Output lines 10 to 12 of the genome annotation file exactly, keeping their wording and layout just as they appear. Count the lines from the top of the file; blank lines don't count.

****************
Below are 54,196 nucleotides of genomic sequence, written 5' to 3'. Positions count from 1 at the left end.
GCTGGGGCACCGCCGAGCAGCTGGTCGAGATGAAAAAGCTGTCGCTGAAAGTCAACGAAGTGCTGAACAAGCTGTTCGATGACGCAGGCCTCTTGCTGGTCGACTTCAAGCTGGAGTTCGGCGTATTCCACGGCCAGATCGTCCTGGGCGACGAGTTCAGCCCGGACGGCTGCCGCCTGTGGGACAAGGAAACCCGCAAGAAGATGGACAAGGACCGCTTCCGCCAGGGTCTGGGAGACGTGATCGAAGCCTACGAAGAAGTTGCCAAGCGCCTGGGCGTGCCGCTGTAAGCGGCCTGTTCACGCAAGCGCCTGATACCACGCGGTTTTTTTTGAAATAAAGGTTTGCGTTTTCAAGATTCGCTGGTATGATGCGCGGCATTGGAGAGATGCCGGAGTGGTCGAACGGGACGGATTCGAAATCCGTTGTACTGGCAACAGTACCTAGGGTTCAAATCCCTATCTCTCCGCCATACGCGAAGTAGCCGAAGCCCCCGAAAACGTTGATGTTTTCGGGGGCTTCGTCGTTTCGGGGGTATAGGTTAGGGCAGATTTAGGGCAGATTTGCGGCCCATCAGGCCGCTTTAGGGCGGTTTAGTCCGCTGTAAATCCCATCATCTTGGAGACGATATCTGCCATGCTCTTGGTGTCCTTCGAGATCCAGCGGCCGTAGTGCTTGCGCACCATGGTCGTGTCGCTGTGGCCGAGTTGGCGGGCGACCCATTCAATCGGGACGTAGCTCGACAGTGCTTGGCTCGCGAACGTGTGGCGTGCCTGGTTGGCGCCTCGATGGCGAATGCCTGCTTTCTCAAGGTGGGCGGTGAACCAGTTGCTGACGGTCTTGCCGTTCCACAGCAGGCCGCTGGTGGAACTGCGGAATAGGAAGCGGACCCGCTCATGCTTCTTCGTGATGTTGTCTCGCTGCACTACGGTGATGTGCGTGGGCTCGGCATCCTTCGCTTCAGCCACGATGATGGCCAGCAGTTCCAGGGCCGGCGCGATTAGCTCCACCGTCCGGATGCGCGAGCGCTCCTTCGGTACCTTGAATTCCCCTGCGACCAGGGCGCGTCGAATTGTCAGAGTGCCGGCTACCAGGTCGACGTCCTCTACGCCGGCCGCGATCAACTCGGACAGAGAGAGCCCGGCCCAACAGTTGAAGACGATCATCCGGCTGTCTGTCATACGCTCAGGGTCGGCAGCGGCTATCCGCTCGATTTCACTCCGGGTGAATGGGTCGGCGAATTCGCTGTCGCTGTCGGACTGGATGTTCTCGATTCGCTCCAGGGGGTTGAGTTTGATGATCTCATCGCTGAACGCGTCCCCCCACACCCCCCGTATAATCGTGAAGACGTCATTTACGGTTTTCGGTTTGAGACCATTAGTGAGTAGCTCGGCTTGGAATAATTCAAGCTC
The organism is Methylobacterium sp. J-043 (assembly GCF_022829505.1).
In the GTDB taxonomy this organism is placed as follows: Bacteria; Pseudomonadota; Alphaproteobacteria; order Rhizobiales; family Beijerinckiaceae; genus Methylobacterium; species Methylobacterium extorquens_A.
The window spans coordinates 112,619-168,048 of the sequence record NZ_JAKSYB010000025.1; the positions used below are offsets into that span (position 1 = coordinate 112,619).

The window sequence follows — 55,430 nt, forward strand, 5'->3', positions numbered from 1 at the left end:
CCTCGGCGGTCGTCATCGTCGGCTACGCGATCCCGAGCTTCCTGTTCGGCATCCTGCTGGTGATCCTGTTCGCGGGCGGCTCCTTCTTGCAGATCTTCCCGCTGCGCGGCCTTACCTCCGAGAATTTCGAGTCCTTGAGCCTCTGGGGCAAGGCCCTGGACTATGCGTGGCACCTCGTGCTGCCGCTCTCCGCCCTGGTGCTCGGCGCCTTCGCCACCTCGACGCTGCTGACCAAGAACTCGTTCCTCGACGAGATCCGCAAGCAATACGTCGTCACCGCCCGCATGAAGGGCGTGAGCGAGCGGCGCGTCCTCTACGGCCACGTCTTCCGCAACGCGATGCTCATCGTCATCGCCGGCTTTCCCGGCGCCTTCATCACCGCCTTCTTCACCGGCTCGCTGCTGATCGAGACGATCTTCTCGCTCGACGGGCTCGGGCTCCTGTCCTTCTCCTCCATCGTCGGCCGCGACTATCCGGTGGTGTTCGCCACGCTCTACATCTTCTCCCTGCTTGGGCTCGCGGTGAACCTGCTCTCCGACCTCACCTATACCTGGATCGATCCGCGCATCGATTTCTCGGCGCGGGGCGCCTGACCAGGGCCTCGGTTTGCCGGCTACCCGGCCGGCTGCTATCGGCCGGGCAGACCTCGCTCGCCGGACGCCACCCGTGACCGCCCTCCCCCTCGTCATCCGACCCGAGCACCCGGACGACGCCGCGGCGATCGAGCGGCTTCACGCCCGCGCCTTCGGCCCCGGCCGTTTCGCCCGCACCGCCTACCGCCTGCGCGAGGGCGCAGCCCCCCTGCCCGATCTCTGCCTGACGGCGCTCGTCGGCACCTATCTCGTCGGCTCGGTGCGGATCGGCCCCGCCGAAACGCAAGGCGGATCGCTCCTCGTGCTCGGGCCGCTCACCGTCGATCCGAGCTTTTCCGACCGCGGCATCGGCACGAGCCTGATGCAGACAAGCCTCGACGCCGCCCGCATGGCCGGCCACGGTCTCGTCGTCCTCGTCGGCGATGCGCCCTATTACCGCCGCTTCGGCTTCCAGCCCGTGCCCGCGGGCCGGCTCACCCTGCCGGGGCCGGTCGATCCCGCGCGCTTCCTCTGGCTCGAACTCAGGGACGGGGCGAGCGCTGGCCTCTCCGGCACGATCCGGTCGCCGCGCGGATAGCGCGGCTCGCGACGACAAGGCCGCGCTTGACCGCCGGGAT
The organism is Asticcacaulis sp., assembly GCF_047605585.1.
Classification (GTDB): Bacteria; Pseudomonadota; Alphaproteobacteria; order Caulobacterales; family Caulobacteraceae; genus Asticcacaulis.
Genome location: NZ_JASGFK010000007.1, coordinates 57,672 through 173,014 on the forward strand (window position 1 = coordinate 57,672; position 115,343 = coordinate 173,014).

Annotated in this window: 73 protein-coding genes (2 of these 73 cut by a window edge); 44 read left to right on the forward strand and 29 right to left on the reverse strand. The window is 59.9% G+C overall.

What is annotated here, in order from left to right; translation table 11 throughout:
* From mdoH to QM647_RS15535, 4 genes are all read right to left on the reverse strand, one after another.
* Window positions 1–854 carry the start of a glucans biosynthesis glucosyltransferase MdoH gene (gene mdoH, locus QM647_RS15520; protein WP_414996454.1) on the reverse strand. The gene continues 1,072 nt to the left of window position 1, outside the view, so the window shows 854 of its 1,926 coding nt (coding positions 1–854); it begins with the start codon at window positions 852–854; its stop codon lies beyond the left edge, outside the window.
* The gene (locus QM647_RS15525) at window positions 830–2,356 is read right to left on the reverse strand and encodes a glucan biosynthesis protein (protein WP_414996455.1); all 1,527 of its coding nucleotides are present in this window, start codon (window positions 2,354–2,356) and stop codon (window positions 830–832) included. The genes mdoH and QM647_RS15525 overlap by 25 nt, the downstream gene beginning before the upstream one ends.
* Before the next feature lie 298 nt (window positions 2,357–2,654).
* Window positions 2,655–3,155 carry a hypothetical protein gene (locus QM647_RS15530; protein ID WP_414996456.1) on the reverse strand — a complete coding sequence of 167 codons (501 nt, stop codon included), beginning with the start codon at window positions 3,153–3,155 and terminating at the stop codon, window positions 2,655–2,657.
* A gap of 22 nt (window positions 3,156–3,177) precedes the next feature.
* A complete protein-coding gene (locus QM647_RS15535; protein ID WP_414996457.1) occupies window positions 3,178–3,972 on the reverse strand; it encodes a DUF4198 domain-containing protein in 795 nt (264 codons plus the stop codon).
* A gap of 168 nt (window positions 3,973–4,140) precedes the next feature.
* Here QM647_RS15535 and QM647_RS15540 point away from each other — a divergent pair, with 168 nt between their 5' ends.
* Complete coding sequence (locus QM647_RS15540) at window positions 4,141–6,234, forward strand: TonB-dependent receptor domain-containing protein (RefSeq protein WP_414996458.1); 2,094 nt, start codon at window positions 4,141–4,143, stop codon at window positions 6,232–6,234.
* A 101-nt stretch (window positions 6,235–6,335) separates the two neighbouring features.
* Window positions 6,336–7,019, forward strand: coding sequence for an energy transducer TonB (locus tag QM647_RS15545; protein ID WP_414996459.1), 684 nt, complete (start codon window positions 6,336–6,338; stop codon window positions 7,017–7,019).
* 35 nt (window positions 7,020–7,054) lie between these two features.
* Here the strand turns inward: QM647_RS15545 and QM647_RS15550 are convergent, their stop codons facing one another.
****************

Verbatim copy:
Genome location: NZ_JASGFK010000007.1, coordinates 57,672 through 173,014 on the forward strand (window position 1 = coordinate 57,672; position 115,343 = coordinate 173,014).

Annotated in this window: 73 protein-coding genes (2 of these 73 cut by a window edge); 44 read left to right on the forward strand and 29 right to left on the reverse strand. The window is 59.9% G+C overall.

What is annotated here, in order from left to right; translation table 11 throughout: